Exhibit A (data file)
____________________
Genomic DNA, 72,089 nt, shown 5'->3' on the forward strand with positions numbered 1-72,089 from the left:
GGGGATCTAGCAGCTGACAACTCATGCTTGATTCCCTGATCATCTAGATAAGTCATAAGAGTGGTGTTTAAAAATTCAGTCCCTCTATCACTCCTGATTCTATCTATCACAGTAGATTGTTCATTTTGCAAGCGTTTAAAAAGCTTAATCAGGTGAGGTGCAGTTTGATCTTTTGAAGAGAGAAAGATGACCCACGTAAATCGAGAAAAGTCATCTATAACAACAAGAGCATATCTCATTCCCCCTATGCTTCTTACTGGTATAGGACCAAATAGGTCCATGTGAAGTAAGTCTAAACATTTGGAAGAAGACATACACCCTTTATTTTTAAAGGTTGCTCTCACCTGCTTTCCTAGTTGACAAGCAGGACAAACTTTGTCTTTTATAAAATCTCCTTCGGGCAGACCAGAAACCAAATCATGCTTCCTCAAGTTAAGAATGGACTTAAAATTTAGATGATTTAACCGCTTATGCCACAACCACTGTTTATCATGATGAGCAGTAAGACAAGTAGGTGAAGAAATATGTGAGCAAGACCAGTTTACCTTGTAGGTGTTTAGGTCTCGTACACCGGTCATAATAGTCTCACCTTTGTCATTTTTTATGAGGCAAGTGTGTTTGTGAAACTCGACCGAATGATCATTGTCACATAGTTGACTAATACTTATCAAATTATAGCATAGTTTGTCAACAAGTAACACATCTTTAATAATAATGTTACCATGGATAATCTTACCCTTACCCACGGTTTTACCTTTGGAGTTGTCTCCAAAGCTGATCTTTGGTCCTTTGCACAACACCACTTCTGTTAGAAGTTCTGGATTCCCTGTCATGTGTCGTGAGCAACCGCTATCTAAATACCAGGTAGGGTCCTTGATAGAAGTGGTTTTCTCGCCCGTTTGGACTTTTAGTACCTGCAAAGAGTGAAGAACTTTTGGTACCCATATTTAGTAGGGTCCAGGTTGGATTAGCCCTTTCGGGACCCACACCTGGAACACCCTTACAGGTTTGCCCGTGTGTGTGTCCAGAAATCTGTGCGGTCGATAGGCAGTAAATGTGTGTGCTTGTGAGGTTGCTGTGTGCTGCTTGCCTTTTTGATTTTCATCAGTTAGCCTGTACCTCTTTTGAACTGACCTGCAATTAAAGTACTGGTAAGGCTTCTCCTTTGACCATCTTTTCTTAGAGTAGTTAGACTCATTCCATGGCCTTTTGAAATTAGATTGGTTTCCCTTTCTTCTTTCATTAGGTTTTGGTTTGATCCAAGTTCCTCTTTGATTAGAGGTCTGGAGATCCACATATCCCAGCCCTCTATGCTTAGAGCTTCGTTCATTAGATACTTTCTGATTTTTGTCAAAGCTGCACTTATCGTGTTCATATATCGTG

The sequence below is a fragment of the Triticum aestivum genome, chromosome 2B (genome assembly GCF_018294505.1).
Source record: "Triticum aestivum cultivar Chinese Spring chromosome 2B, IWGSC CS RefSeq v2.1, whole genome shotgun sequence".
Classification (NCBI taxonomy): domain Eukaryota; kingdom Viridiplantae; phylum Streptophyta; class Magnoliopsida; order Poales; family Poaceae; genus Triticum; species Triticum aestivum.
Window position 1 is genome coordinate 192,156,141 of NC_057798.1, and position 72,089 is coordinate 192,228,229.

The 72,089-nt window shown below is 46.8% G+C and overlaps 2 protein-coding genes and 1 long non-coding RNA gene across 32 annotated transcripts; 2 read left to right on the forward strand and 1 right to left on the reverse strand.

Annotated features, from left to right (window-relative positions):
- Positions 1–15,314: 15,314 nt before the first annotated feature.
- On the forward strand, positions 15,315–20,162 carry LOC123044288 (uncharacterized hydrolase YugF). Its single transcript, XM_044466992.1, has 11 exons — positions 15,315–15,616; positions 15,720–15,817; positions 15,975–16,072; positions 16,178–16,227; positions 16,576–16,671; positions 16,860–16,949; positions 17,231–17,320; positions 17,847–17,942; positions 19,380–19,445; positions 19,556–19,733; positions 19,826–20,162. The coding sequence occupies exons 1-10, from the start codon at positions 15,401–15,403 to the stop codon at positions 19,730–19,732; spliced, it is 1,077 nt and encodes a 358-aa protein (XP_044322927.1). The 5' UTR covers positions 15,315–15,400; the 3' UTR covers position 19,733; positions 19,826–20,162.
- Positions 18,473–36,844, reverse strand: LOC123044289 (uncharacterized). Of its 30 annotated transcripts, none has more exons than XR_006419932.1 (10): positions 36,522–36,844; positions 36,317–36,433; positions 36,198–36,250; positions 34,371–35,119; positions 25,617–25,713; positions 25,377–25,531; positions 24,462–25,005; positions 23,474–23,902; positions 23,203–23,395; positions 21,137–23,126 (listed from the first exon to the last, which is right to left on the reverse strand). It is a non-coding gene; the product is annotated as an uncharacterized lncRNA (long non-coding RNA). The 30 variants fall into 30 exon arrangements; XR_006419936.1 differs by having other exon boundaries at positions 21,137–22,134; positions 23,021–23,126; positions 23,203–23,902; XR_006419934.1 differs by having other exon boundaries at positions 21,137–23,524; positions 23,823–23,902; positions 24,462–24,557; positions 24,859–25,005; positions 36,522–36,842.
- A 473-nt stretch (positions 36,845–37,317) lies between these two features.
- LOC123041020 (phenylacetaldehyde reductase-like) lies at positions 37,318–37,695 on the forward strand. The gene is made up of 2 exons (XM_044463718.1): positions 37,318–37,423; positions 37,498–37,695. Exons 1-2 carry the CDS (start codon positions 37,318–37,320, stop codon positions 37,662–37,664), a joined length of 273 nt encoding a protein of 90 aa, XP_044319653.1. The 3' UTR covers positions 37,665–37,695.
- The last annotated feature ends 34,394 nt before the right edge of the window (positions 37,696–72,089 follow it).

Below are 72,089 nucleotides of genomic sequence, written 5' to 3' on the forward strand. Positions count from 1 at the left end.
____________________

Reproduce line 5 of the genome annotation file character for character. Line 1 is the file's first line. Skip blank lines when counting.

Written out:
Classification (NCBI taxonomy): domain Eukaryota; kingdom Viridiplantae; phylum Streptophyta; class Magnoliopsida; order Poales; family Poaceae; genus Triticum; species Triticum aestivum.